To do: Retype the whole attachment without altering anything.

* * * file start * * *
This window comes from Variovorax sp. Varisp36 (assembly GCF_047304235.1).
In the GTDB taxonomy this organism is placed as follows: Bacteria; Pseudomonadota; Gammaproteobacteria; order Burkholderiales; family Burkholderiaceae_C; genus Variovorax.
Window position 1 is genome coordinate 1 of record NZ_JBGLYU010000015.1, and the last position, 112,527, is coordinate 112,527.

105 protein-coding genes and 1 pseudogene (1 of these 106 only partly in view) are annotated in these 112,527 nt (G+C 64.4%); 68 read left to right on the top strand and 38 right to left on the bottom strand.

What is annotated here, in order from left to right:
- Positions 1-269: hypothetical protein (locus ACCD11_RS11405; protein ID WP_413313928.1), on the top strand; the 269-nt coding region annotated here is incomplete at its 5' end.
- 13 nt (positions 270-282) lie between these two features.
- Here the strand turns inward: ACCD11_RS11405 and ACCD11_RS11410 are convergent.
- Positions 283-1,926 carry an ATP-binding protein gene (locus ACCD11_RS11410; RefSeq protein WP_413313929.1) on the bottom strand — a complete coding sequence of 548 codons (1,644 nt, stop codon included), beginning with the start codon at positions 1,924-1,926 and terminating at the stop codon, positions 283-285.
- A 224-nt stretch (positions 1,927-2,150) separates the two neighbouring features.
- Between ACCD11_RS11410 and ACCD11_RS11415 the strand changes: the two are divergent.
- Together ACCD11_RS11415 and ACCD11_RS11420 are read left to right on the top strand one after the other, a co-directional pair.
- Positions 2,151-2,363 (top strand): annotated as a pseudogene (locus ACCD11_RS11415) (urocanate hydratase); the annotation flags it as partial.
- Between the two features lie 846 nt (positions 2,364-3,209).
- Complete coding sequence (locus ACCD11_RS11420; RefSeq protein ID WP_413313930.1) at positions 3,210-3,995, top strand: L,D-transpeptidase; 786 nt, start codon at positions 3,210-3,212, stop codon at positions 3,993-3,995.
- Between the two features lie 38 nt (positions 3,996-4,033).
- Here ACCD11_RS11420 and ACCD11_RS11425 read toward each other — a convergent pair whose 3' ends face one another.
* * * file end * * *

This window comes from Variovorax sp. Varisp36 (assembly GCF_047304235.1).
In the GTDB taxonomy this organism is placed as follows: Bacteria; Pseudomonadota; Gammaproteobacteria; order Burkholderiales; family Burkholderiaceae_C; genus Variovorax.
Window position 1 is genome coordinate 1 of record NZ_JBGLYU010000015.1, and the last position, 112,527, is coordinate 112,527.

105 protein-coding genes and 1 pseudogene (1 of these 106 only partly in view) are annotated in these 112,527 nt (G+C 64.4%); 68 read left to right on the top strand and 38 right to left on the bottom strand.

What is annotated here, in order from left to right:
- Positions 1-269: hypothetical protein (locus ACCD11_RS11405; protein ID WP_413313928.1), on the top strand; the 269-nt coding region annotated here is incomplete at its 5' end.
- 13 nt (positions 270-282) lie between these two features.
- Here the strand turns inward: ACCD11_RS11405 and ACCD11_RS11410 are convergent.
- Positions 283-1,926 carry an ATP-binding protein gene (locus ACCD11_RS11410; RefSeq protein WP_413313929.1) on the bottom strand — a complete coding sequence of 548 codons (1,644 nt, stop codon included), beginning with the start codon at positions 1,924-1,926 and terminating at the stop codon, positions 283-285.
- A 224-nt stretch (positions 1,927-2,150) separates the two neighbouring features.
- Between ACCD11_RS11410 and ACCD11_RS11415 the strand changes: the two are divergent.
- Together ACCD11_RS11415 and ACCD11_RS11420 are read left to right on the top strand one after the other, a co-directional pair.
- Positions 2,151-2,363 (top strand): annotated as a pseudogene (locus ACCD11_RS11415) (urocanate hydratase); the annotation flags it as partial.
- Between the two features lie 846 nt (positions 2,364-3,209).
- Complete coding sequence (locus ACCD11_RS11420; RefSeq protein ID WP_413313930.1) at positions 3,210-3,995, top strand: L,D-transpeptidase; 786 nt, start codon at positions 3,210-3,212, stop codon at positions 3,993-3,995.
- Between the two features lie 38 nt (positions 3,996-4,033).
- Here ACCD11_RS11420 and ACCD11_RS11425 read toward each other — a convergent pair whose 3' ends face one another.